- On you'll find a lot of our super-short videos, aka, "video tweets.”
- On YouTube you'll find just whatever I find sporadic and living now, that could be anything from "wow, look at the beautiful colors of the trees in front of my business," to "watch how fast we can fold pizza boxes.”
- And then on Viddler, that's where I host my presentations.
So for me with video, it does make sense not to put all your eggs in one basket, to not do the same thing everywhere. Maybe it's because that's how it started for me, but it does help me find stuff easier. Say for example, if I want to refer somebody to our "video thank you's" and stuff like that.
Q. What is one thing about social video you really like right now?
A. I love how mobile video is now; and I love responding to Tweets via online video with TwitVid (see example above). Combining mobile + video + social (and even local) – now that really helps your message stand out. It's like mail, you know, when you go get your mail out of the mailbox, what sticks out? What piece are you grabbing? You know how are you deciding which is junk, which is the one I'm going to open last, cause I know it's a bill; and which are the curious pieces are the ones that I open first.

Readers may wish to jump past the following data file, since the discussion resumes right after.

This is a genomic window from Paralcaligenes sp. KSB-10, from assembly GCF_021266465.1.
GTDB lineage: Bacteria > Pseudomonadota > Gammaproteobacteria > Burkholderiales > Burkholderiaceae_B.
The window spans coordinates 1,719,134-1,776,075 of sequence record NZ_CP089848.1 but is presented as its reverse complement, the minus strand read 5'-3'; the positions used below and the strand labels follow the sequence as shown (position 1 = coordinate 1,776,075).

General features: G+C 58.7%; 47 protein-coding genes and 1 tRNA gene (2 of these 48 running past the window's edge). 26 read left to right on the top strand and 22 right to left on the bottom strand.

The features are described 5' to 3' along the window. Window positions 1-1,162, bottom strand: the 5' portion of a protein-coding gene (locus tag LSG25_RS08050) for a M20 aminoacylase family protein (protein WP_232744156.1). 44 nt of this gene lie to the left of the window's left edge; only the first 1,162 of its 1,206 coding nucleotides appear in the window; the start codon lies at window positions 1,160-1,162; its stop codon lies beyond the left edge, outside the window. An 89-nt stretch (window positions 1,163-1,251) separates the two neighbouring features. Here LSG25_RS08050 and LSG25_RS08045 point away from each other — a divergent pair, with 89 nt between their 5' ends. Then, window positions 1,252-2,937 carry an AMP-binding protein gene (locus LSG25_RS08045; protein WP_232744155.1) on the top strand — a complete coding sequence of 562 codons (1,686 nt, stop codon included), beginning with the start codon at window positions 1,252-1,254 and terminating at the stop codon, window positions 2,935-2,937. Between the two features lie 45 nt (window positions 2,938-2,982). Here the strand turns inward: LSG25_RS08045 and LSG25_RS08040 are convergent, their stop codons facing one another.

Q. What's the best way that others can correspond with you?
A. I'm constantly available via Twitter, it's @Ramon_DeLeon; and I love that you can always hashtag #RamonWow and you'll find out what I'm up to.
Q. What final thought do you wish to leave our audience with on social video marketing?
A. If video can help make your message unique, if it can bring a new level of engaging with your customer, then you need to realize it's a palatable tool and use it. Start with the tools that are simplest to produce and share videos, and comment around them.
About Ramon DeLeon
Ramon DeLeon, manager of six Domino's Pizza stores in Chicago, and a frequent vlogger and public speaker on social media marketing. Ramon is the recipient of the Chicago Social Media Club's 2011 Chicago Social Media Person of the Year Award, and is a speaker at the upcoming Blogworld & New Media Expo 2011 in Los Angeles November 3-5th.